Security and Compliance Considerations for Cloud Contact Centers: Protecting Your Customers’ Data

Data security should be a top priority when choosing a cloud contact center solution for your business. Experts predict the total cost of cybercrime will reach $8 trillion this year.1 And considering 77% of consumers are willing to provide personal information for a better service experience,2 ensuring your contact center has the tools needed to keep this data safe is critical.

Cloud contact centers offer businesses many advantages, including increased scalability, cost savings, customer satisfaction, and flexibility. However, with the convenience of cloud technology comes new security and compliance challenges to consider.

In this blog, we discuss compliance and data security considerations when choosing a solution, top cloud contact center best practices for security, and how to find the right cloud provider.

Regulatory Compliance for Cloud Contact Centers

Cloud contact centers must meet several regulatory compliance requirements that aim to maintain the privacy and security of customer data. Failure to comply with regulations can result in severe consequences for your business, such as:

  • Fines and Penalties – Governing bodies can impose significant fines and penalties on cloud contact centers that fail to comply with regulations. Depending on the severity of the violation, fines can cost anywhere from thousands to millions of dollars.
  • Legal Action – Contact centers that violate regulations may face legal action from regulators, customers, or other affected parties. This can result in costly litigation, damages, and reputational damage.
  • Loss of Customer Trust – Non-compliance can erode customer trust and damage a contact center’s reputation. Customers may be less likely to do business with a company that has a history of non-compliance, which can harm the bottom line.
  • Operational Disruption – Disruption to a cloud contact center’s operations, such as temporary shutdowns or operational restrictions, may occur as a result of non-compliance. This can impact the company’s ability to provide services to customers, resulting in lost revenue and customer trust.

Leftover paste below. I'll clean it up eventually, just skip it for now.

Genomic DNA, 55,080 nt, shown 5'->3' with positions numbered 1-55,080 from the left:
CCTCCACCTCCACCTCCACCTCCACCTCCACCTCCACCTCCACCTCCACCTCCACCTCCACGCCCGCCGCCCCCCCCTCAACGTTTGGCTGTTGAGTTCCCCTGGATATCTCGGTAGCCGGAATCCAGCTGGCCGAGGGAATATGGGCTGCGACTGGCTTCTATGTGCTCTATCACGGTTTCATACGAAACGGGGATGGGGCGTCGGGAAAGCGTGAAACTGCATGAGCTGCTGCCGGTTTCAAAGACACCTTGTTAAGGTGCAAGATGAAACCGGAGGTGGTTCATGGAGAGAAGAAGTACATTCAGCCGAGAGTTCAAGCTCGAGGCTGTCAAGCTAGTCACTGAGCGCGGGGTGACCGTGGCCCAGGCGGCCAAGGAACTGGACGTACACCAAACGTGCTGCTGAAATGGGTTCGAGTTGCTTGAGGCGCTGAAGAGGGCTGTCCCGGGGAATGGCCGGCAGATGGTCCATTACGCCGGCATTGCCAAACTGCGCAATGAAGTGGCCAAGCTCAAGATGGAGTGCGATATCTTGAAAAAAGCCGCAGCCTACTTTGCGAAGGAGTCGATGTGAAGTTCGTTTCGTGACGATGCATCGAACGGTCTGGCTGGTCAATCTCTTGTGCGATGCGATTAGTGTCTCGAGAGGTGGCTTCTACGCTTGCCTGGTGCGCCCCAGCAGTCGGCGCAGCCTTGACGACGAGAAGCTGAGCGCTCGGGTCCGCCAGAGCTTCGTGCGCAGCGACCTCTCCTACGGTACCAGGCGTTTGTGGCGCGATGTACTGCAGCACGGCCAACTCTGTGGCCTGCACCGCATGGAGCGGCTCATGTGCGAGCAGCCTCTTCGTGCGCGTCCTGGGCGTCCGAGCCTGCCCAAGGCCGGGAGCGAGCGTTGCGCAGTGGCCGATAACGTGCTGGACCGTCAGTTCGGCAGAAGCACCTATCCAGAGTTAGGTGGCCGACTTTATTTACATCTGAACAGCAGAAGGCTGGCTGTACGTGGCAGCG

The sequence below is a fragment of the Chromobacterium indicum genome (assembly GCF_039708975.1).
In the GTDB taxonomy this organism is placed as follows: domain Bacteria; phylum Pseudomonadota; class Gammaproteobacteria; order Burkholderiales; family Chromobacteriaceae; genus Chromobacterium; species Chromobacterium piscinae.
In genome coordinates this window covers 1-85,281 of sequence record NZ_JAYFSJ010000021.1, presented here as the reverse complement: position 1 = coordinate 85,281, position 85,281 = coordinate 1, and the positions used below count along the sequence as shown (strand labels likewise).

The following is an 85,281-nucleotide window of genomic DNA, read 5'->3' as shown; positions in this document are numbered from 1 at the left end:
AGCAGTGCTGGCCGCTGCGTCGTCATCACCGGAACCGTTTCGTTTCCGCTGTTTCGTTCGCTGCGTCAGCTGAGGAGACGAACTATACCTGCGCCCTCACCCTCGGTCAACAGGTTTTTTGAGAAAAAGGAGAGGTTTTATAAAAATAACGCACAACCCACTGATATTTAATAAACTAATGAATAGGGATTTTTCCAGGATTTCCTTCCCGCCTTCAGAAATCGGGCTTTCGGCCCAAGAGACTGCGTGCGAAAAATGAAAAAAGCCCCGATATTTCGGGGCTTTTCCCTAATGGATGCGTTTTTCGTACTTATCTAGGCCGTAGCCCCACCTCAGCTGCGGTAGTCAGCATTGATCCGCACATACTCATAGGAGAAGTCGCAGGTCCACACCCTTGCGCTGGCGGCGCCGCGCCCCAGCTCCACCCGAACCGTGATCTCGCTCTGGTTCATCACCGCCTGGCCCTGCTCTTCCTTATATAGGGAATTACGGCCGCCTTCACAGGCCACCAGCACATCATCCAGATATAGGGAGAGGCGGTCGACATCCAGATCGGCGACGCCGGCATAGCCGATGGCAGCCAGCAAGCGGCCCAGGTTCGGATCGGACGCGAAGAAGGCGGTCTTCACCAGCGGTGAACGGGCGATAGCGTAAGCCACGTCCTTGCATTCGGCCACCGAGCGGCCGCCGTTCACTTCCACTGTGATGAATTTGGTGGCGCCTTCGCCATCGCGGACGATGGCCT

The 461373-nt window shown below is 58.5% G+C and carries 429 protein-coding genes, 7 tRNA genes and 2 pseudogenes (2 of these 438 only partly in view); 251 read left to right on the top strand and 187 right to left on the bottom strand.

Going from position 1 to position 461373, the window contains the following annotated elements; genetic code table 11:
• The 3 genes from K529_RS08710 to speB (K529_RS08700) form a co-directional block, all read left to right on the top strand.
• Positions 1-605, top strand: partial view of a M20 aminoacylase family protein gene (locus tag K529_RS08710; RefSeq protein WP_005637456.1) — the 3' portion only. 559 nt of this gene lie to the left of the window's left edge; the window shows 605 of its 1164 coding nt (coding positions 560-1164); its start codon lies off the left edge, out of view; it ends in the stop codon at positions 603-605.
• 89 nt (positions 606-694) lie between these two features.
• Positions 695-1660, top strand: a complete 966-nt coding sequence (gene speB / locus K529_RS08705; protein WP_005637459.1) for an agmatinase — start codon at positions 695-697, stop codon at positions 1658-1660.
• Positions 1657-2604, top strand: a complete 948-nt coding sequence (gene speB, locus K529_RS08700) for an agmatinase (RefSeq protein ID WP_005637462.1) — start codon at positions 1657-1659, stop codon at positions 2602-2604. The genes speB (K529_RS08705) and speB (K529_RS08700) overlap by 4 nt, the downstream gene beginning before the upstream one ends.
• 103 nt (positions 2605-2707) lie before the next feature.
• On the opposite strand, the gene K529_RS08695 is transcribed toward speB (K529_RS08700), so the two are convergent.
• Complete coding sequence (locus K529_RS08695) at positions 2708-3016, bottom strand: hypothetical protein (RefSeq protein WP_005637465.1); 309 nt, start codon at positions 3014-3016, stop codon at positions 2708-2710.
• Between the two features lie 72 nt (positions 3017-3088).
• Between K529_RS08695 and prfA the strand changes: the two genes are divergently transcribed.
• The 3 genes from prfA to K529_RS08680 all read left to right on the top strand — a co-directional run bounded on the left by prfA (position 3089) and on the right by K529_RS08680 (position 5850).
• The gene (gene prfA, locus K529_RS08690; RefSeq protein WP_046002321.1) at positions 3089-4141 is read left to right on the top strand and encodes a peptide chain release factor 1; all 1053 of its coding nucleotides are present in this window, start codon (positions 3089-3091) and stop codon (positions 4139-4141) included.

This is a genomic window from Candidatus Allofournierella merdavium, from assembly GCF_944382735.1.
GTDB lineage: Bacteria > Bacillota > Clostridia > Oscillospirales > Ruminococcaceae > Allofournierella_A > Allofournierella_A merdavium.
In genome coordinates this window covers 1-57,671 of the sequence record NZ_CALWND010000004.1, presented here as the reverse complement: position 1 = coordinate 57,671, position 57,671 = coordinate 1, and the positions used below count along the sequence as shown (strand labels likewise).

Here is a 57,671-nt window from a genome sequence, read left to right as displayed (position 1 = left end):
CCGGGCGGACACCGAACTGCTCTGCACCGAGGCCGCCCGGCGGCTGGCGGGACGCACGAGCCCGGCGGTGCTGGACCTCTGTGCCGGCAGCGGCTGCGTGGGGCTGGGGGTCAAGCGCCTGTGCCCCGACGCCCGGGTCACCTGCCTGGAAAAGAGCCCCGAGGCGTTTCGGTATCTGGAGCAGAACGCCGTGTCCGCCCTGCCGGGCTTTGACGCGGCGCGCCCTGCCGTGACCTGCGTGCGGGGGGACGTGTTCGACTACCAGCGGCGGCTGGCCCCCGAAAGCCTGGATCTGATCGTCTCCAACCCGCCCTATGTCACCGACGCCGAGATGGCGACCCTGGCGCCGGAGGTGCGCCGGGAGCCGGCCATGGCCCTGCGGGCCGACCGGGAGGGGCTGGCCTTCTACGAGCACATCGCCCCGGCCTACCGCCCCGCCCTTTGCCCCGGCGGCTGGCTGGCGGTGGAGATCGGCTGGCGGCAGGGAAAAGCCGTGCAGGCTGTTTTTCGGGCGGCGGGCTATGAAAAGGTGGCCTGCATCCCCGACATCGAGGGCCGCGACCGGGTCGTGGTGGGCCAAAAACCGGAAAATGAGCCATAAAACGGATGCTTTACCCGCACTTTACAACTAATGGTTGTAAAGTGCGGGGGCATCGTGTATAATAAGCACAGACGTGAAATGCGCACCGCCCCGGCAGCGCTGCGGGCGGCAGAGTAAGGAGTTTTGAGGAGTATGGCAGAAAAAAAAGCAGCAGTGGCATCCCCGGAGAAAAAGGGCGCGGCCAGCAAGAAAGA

[inline graphic: 77% of consumers believe providing personal information will result in better service.]

Many companies aren’t aware of the compliance requirements surrounding how their contact center handles sensitive data. Avoid accidental non-compliance by staying up-to-date on the regulations your business must comply with. Some regulations that might apply to your cloud contact center include:

Telephone Consumer Protection Act of 1991 (TCPA)

The TCPA is a federal law regulating telemarketing calls and other unsolicited phone calls. Under the TCPA, cloud contact centers are required to obtain consent from consumers before making unsolicited calls or sending text messages to their phone numbers. The law also requires companies to honor a consumer’s request to opt-out of receiving further calls or messages.

STIR/SHAKEN

STIR/SHAKEN is an FCC framework of standards designed to combat illegal caller ID spoofing, a technique scammers use to make it look like their calls are coming from legitimate businesses or government agencies. Contact centers are required to implement STIR/SHAKEN protocols to the Internet Protocol (IP) portions of their networks, per FCC rules.

Reassigned Number Database (RND)

The RND was created in response to concerns that companies were calling or texting numbers that had been reassigned to other people, resulting in complaints and regulatory violations. Companies can use the database to determine if a phone number has been reassigned and avoid calling customers who don’t want to receive calls.

RAY BAUM’s Act and Kari’s Law

RAY BAUM’s Act and Kari’s Law are two pieces of legislation aimed at improving emergency communications in the U.S. RAY BAUM’s Act requires contact centers to provide a “dispatchable location,” such as a building number or floor level, for 911 calls made from indoor locations. Kari’s Law requires all multi-line telephone systems (MLTS) to allow users to dial 911 without having to use a prefix or other code to reach an outside line first.

Data Security for Cloud Contact Centers

Cloud contact centers face a wide range of security threats that can compromise customer data and bring operations to a halt. Here are some common cyber security threats to be aware of: